Wednesday, July 9, 2008
Prof. Madoff uses the recent case of Leona Helmsley's trust which may leave as much as $8 billion for the benefit of dogs (discussed earlier on this blog) as an example of how "American taxpayers subsidize the whims of the rich and fulfill their fantasies of immorality." Rather than arguing that the charitable deduction is poor policy generally as every deduction be it for charity, a gift to a spouse, or an annual exclusion gift, increases the tax burden on everyone else, she claims that the charitable deduction should be limited as follows:
There should be a limit — a dollar amount or a percentage of the estate — on the estate tax charitable deduction. People could still give to charity as they like, but after a point they would be giving after-tax dollars. The deduction should be lower for bequests to private foundations than for money given directly to good causes.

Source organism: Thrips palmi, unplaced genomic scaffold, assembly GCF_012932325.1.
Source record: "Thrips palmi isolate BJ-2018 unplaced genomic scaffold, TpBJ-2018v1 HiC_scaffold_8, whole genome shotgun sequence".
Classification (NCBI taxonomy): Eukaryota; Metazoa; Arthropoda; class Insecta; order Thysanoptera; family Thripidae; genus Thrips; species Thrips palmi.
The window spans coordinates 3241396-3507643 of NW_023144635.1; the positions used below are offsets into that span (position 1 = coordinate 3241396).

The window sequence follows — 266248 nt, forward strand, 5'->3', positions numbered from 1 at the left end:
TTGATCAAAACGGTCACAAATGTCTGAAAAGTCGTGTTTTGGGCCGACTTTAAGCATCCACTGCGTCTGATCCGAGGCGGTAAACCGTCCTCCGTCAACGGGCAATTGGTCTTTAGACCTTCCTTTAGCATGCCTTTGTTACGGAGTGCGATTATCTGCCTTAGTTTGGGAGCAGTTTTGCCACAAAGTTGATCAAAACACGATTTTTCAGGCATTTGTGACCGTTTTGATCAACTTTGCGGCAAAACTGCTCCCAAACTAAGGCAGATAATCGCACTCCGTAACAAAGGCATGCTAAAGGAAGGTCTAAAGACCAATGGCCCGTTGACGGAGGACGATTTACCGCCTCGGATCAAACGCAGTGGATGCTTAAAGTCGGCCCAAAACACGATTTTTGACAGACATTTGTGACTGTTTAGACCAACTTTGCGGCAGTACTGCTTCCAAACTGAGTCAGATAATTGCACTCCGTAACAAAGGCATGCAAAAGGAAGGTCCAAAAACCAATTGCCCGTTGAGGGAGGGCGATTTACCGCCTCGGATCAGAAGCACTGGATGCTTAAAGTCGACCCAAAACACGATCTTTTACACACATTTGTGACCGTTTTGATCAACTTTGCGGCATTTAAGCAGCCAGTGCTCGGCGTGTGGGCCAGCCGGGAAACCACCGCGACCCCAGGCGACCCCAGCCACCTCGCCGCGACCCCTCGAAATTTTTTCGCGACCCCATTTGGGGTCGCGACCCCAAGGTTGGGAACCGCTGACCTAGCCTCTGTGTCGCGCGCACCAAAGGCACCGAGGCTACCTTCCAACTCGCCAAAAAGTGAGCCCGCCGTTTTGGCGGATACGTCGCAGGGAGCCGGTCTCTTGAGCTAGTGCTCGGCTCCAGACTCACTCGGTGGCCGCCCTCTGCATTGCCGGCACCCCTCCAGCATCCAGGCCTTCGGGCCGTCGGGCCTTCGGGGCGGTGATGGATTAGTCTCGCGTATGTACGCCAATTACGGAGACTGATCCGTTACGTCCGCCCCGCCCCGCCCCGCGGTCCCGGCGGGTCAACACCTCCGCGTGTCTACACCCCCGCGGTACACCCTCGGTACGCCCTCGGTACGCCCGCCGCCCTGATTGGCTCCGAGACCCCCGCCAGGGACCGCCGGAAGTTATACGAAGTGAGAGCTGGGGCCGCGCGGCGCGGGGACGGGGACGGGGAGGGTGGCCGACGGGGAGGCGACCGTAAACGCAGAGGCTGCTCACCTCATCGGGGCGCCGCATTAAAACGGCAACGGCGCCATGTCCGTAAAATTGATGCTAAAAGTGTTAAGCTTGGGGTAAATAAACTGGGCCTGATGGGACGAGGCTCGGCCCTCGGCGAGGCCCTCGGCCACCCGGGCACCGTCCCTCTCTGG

There is an unstated assumption in Prof. Madoff's argument, that is, that is it appropriate to impose a gift or estate tax in the first place. Prof. Madoff claims that it is unfair for donors to tie up "our" resources. What she fails to recognize is that none of the resources which the donors are restricting belong to "us" -- they belong to the donor.
Special thanks to Matthew B. Bogin (attorney, Rockville, Maryland) for bringing this article to my attention. Mr. Bogin pointed out to me that one of the reasons for retaining wealth transfer taxes is that they encourage gifts to charity and that repeal of tax (and hence no need for a charitable deduction) would actually hurt charities.